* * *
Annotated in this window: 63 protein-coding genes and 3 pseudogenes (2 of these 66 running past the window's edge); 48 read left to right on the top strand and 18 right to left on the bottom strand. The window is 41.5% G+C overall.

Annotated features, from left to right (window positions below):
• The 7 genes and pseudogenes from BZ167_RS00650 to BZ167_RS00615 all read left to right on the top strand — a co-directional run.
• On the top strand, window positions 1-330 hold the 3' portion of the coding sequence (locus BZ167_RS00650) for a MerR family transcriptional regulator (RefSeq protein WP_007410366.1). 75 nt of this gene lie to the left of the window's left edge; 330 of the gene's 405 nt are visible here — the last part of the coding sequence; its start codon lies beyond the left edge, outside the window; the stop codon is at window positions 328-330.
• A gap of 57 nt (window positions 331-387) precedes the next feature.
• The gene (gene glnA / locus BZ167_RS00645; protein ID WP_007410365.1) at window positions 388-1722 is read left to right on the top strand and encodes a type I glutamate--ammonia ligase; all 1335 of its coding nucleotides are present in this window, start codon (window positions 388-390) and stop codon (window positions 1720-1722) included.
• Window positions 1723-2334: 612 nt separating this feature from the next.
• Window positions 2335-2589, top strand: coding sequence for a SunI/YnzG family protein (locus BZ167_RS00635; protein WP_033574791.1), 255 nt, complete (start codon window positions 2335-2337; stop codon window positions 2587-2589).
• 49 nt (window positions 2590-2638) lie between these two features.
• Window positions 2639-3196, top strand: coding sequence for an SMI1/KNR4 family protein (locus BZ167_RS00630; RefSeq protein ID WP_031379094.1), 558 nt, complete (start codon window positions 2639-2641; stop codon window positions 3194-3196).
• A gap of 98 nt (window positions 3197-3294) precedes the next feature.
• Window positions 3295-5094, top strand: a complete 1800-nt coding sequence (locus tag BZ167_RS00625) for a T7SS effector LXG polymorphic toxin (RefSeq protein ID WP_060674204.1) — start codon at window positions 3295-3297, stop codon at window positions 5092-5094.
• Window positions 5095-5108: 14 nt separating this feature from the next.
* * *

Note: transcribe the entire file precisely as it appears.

Annotated in this window: 63 protein-coding genes and 3 pseudogenes (2 of these 66 running past the window's edge); 48 read left to right on the top strand and 18 right to left on the bottom strand. The window is 41.5% G+C overall.

Annotated features, from left to right (window positions below):
• The 7 genes and pseudogenes from BZ167_RS00650 to BZ167_RS00615 all read left to right on the top strand — a co-directional run.
• On the top strand, window positions 1-330 hold the 3' portion of the coding sequence (locus BZ167_RS00650) for a MerR family transcriptional regulator (RefSeq protein WP_007410366.1). 75 nt of this gene lie to the left of the window's left edge; 330 of the gene's 405 nt are visible here — the last part of the coding sequence; its start codon lies beyond the left edge, outside the window; the stop codon is at window positions 328-330.
• A gap of 57 nt (window positions 331-387) precedes the next feature.
• The gene (gene glnA / locus BZ167_RS00645; protein ID WP_007410365.1) at window positions 388-1722 is read left to right on the top strand and encodes a type I glutamate--ammonia ligase; all 1335 of its coding nucleotides are present in this window, start codon (window positions 388-390) and stop codon (window positions 1720-1722) included.
• Window positions 1723-2334: 612 nt separating this feature from the next.
• Window positions 2335-2589, top strand: coding sequence for a SunI/YnzG family protein (locus BZ167_RS00635; protein WP_033574791.1), 255 nt, complete (start codon window positions 2335-2337; stop codon window positions 2587-2589).
• 49 nt (window positions 2590-2638) lie between these two features.
• Window positions 2639-3196, top strand: coding sequence for an SMI1/KNR4 family protein (locus BZ167_RS00630; RefSeq protein ID WP_031379094.1), 558 nt, complete (start codon window positions 2639-2641; stop codon window positions 3194-3196).
• A gap of 98 nt (window positions 3197-3294) precedes the next feature.
• Window positions 3295-5094, top strand: a complete 1800-nt coding sequence (locus tag BZ167_RS00625) for a T7SS effector LXG polymorphic toxin (RefSeq protein ID WP_060674204.1) — start codon at window positions 3295-3297, stop codon at window positions 5092-5094.
• Window positions 5095-5108: 14 nt separating this feature from the next.